The bass are finally here. Not in great numbers, but at least they are here. A little more southwest winds and a little warmer weather brought the water temperature up to the high 50s and even 60 in some spots and this made it possible for bass to continue their trek northward.

Many charter boats caught keepers this week; we caught our first keeper on the Cee Jay this past Sunday. Mackerel are literally everywhere and at this point it would be really hard to not catch them. They are in all depths and from the inner harbor all the way out to the Race. There are also a lot of schoolie-sized bass in the inner harbor, especially around sunset, chasing the mackerel, which are also thick in the inner harbor.

I got to run Capt. Rich Wood’s Beth Ann last weekend on a whale watch charter and the numbers of whales were a bit thin, but there were around 10 humpbacks in the middle of Stellwagen Bank, which provided great looks as they were actively feeding.

On my way north to the whales from Provincetown we saw a ridiculous number of Mylar balloons floating on the surface. I am guessing that is because it’s both graduation season and wedding season. That made me think of an idea. What if whenever someone buys a Mylar balloon the retailer has to tell them how bad these are for the marine environment when released? And what if the seller has to stick the name and address and phone number of the buyer on the balloon before they can buy it? And the label has to be stuck with glue so strong they can’t take the label off without destroying the balloon?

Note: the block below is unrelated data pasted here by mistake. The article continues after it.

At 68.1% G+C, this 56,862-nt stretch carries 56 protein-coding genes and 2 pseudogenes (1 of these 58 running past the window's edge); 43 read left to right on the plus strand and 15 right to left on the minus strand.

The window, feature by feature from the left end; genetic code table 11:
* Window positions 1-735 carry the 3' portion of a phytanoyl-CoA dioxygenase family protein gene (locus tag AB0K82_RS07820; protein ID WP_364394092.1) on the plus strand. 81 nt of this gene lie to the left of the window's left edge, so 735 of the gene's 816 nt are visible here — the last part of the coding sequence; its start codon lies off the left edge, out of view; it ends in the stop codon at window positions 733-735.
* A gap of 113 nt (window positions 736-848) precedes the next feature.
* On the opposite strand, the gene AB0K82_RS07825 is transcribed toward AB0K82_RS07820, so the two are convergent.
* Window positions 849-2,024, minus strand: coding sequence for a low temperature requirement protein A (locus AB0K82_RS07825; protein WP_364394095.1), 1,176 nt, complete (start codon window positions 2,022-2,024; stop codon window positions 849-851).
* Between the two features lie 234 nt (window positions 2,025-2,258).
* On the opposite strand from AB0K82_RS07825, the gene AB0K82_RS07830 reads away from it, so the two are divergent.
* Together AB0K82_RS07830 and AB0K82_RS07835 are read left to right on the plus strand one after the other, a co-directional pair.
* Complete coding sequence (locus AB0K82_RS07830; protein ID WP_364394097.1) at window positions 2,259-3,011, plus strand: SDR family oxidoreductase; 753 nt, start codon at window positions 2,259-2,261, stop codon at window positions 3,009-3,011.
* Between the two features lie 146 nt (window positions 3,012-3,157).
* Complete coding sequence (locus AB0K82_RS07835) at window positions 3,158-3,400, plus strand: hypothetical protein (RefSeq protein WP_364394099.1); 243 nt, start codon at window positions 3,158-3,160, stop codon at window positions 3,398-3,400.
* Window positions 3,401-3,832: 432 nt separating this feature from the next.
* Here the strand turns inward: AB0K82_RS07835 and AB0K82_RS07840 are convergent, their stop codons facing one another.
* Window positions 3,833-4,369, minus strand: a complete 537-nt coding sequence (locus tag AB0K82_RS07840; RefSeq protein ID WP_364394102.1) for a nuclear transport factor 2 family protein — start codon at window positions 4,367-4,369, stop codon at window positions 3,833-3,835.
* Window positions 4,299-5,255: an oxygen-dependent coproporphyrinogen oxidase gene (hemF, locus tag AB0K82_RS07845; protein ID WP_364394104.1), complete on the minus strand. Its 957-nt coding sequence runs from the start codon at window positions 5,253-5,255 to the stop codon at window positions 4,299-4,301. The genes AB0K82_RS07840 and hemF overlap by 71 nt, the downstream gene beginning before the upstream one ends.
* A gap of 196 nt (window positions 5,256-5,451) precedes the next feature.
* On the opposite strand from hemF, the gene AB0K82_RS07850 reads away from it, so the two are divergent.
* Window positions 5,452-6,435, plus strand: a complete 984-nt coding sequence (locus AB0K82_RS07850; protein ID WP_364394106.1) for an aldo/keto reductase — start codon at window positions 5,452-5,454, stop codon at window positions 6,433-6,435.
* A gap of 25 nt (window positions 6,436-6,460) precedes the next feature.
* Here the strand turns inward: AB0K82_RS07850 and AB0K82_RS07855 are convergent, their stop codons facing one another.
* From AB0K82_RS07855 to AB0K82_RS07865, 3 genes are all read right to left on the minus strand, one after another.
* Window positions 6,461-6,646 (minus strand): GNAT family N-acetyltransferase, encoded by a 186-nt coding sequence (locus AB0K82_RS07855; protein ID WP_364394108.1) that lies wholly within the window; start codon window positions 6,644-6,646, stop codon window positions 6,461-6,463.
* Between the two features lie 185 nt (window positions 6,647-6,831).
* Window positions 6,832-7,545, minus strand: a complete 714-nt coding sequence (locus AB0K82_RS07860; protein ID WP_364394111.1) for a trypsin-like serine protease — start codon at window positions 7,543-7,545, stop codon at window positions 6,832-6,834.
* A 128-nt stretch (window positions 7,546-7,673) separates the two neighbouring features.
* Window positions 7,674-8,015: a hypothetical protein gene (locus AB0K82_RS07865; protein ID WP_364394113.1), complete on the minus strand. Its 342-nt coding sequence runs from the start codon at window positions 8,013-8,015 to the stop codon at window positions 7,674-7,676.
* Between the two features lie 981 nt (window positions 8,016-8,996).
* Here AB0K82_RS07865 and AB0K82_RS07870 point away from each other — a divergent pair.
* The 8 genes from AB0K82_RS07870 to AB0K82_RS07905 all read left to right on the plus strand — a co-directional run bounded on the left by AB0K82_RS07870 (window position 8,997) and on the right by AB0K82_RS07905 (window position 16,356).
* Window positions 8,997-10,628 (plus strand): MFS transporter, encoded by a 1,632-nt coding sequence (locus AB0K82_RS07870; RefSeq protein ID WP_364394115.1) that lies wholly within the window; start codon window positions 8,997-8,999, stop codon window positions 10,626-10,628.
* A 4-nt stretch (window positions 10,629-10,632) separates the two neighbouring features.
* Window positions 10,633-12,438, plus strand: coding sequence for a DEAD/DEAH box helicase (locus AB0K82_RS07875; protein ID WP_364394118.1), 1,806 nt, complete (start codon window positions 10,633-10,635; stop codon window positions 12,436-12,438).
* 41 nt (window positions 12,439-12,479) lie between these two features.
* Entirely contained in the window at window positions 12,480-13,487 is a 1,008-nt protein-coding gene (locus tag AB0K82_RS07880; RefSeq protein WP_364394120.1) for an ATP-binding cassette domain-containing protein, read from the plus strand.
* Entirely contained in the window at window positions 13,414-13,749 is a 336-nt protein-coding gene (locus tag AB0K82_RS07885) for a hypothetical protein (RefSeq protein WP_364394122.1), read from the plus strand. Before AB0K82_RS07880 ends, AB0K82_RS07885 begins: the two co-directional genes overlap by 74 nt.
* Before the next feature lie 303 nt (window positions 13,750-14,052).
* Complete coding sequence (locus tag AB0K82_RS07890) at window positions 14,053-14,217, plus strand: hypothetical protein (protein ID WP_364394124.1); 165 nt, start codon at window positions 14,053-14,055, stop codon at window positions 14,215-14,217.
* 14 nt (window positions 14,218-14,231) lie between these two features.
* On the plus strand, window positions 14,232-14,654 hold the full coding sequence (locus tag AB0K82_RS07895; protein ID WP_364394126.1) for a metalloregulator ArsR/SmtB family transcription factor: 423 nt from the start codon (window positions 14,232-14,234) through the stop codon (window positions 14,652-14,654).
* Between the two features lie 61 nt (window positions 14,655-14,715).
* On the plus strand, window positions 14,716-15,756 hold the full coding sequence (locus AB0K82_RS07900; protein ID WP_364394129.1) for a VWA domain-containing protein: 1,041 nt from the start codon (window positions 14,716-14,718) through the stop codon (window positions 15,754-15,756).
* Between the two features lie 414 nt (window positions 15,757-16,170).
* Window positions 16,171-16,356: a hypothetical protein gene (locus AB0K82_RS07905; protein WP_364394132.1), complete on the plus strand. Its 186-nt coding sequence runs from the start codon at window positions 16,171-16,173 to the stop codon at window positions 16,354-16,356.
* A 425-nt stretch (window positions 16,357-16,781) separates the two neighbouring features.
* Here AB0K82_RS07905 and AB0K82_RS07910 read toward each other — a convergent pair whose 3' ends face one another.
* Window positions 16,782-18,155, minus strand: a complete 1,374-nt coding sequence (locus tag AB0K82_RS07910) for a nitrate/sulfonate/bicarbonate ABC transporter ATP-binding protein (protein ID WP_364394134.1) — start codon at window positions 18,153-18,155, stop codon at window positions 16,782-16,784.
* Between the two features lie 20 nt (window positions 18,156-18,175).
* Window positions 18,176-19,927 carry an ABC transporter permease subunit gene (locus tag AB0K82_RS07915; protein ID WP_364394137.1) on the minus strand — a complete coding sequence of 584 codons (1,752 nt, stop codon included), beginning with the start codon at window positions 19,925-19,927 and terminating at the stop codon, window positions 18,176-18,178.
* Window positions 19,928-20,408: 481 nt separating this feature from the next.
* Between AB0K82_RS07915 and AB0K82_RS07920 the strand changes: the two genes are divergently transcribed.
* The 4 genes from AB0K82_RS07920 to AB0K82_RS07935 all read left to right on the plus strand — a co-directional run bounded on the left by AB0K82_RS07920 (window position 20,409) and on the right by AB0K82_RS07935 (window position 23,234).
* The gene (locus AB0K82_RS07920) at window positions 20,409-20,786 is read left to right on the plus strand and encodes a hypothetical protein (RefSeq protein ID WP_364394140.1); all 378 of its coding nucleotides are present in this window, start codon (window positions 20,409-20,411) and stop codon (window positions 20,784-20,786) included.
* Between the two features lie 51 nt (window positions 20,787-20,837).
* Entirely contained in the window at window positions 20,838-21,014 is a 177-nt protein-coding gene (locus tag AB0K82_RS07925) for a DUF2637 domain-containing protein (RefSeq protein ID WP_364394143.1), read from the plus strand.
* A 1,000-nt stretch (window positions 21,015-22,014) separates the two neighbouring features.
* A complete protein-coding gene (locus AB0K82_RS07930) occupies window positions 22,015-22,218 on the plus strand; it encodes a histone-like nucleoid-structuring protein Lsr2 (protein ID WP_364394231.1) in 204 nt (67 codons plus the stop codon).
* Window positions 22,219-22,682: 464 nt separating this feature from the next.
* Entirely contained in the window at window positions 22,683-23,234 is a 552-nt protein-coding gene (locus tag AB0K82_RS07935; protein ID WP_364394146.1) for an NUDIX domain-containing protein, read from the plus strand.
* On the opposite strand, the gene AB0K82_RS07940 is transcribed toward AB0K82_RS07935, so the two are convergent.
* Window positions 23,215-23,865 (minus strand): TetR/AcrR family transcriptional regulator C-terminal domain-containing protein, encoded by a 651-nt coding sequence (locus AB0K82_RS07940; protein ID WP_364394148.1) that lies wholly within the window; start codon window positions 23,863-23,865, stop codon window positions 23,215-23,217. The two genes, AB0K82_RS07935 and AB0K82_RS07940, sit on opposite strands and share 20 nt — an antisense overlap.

Then if and when their balloon is recovered in the ocean, the buyer can be called and told where it ended up and reminded why that is so bad. It might actually help in educating the public.

The big news on the waterfront is the arrival of the brand spanking new Dolphin XI on MacMillan Wharf. She is a beautiful state-of-the-art whale watching vessel with all the latest bells and whistles for comfort and safety. She was built in Louisiana by Gulf Craft. Nearly every aluminum commercial party fishing boat and whale watching boat comes from assorted shipyards in Louisiana.

When you hear the word shipyard it conjures up visions of these massive construction operations covering many acres. The reality is these shipyards are relatively small places in the backwoods, on a bayou. I spent much time in these Louisiana shipyards when the company I was working for in Texas was building multiple aluminum cargo oil-service boats, and to watch these magnificent vessels come from such humble facilities is mind-blowing. Without question, the best aluminum welders in the U.S. come from these Louisiana shipyards. They have cemented their reputation internationally as being the best aluminum boat builders out there.

The aluminum party fishing boats built in Louisiana that I worked on in the 1970s are still in service today and still look like they did the day they were built. All of the Dolphin Fleet boats are Louisiana-built boats as well. The Dolphin XI is a far cry from the Dolphjn V I ran for Al Avellar in the early 1990s.

Seals are here everywhere now, and the white sharks can’t be far behind. This is a good time for some facts to keep things real and not let media-based hysteria be the driving force.

In the past 60 years 439 people worldwide have been killed by sharks, an average of 7.3 people per year. Meanwhile, about 1.35 million people die in car crashes every year, and it’s estimated that the annual global death toll from lightning strikes is 6,000. Conversely, humans kill 100 million sharks a year worldwide. And as of this writing, mosquitoes are still statistically the deadliest animal on the planet.